- By holding CTL+SHIFT+LMB while pointing the cursor at the top of the audio clip and moving your mouse up or down, you will shift the full range of the pitch. You can also select the media item; hit F2, and it will open the ‘item properties’ menu. There you can adjust the pitch.
- For Mac users, the same key bindings apply.
ReaPitch: This technique uses the built-in stock plugin of Reaper called ReaPitch. The VST allows you to manually pitch shift the waveform of the entire channel. It’s also called a harmonizer. When you insert the plugin, the first thing that you will notice is that it combines all the hotkey functions and binds them to faders.
It is fairly simple to use, and its interface is simple. Even though it’s a stock plugin, it rivals most high-end third-party VSTs.
To open ReaPitch, click on the ‘fx’ button on the channel. It is a small gray/green button that will open the inserts menu. From there, click add and search for the “Cockos” folder and load ReaPitch onto the track.
Click the “enabled” button if it isn’t marked already. This will turn on the plugin.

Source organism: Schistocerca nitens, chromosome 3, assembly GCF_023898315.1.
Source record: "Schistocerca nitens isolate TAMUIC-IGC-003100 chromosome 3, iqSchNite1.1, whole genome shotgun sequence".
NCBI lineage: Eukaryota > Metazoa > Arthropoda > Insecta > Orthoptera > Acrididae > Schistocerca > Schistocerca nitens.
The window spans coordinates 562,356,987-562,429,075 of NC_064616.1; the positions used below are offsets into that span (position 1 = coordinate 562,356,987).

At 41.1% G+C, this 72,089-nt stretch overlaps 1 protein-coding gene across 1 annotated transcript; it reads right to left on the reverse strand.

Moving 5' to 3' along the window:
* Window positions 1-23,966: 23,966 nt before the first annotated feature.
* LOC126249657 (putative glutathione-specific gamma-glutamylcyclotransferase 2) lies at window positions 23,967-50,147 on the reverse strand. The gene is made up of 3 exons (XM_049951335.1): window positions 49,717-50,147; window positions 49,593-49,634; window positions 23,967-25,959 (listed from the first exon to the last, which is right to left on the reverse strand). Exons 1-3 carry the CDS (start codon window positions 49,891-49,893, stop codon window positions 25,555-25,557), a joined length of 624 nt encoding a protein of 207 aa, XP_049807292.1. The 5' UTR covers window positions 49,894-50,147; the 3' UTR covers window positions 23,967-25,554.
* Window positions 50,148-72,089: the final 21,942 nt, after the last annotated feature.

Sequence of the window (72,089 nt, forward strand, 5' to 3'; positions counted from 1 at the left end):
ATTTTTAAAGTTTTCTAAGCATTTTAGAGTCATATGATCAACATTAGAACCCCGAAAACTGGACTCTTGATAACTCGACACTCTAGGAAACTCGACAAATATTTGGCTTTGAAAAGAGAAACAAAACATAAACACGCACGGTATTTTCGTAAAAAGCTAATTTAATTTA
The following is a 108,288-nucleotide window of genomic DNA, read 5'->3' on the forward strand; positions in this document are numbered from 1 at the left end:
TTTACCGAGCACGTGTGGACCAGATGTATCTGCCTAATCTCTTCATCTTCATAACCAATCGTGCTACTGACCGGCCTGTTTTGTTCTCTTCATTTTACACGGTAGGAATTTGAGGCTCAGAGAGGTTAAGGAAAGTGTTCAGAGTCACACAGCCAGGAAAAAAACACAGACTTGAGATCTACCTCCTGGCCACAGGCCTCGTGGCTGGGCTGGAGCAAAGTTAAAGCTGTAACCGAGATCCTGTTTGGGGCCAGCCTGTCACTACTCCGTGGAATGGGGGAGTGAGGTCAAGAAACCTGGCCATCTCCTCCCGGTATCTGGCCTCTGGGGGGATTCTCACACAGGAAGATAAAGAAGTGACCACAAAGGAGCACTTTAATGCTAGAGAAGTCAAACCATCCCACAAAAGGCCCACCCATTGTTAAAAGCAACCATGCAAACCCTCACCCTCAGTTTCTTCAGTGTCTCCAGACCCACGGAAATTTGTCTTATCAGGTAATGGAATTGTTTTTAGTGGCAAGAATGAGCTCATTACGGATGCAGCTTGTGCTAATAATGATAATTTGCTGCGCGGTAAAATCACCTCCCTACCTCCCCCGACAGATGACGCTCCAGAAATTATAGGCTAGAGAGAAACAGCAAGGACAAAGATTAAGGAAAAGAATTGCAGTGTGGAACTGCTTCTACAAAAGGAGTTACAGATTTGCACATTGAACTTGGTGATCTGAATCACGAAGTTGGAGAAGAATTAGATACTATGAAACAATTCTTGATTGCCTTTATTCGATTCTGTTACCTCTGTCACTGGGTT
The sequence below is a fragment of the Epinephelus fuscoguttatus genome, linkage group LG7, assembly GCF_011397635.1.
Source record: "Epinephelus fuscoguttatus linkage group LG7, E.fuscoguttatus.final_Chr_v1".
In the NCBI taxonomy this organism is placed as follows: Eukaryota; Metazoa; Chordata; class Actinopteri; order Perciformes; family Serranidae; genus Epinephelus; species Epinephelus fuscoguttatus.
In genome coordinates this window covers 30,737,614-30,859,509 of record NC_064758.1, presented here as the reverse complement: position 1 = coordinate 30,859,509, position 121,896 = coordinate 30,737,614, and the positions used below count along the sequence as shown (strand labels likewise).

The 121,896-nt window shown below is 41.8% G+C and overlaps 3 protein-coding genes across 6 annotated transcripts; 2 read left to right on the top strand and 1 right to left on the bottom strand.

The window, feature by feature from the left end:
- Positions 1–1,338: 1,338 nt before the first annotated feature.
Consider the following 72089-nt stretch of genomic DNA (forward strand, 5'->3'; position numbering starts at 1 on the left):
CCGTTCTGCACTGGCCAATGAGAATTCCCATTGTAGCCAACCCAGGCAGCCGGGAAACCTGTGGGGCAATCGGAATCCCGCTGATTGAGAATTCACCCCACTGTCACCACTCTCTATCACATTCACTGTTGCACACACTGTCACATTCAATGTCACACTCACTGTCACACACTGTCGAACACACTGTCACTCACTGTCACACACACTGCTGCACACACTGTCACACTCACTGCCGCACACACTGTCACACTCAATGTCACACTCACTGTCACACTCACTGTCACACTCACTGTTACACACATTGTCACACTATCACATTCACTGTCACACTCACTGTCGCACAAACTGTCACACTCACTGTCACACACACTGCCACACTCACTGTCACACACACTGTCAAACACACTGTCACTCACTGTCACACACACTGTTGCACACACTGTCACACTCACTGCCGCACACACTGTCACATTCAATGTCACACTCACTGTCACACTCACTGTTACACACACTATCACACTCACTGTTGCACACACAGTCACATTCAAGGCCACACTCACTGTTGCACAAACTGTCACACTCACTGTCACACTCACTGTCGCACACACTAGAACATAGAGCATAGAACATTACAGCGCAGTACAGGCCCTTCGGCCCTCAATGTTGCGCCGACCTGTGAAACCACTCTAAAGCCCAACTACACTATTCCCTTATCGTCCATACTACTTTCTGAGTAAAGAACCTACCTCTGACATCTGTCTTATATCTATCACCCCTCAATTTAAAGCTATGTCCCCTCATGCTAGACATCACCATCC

The main functions of the plugin can be executed by using the faders, which are separated into two groups: Shift and Formant shift. The top three faders control the pitch of the audio file you are editing in three different sections.
The first one is full range, which gives you the ability to modulate the sound with precision.
The second fader shifts the cents, which are 1/4 tone intervals, and the third transpose the semitones – 1/2 tone interval. The middle fader shifts full octaves.
Apart from key combinations, the plugin allows you to change the formant pitch of the audio in three different sections by using the bottom three faders. Formants are specific frequencies that define the timbre of a vocal or instrument.
They are responsible for the feeling that is created when singing or playing. That’s why one person sounds different from another when they sing. In Reaper, shifting formants doesn’t change the tempo or pitch of the audio.
ReaPitch has the ability to create multiple layers of pitch shifters. It gives you the ability to create harmonies from the recorded audio. For example, you have recorded a single vocal, and you wish to create a sound like that of the group Pentatonix.
The way to go about it is by adding multiple layers of shifters from the ‘add shifter’ button. Then on each different instance, you can change the pitch creating harmony from one audio file as if you are recording multiple vocals.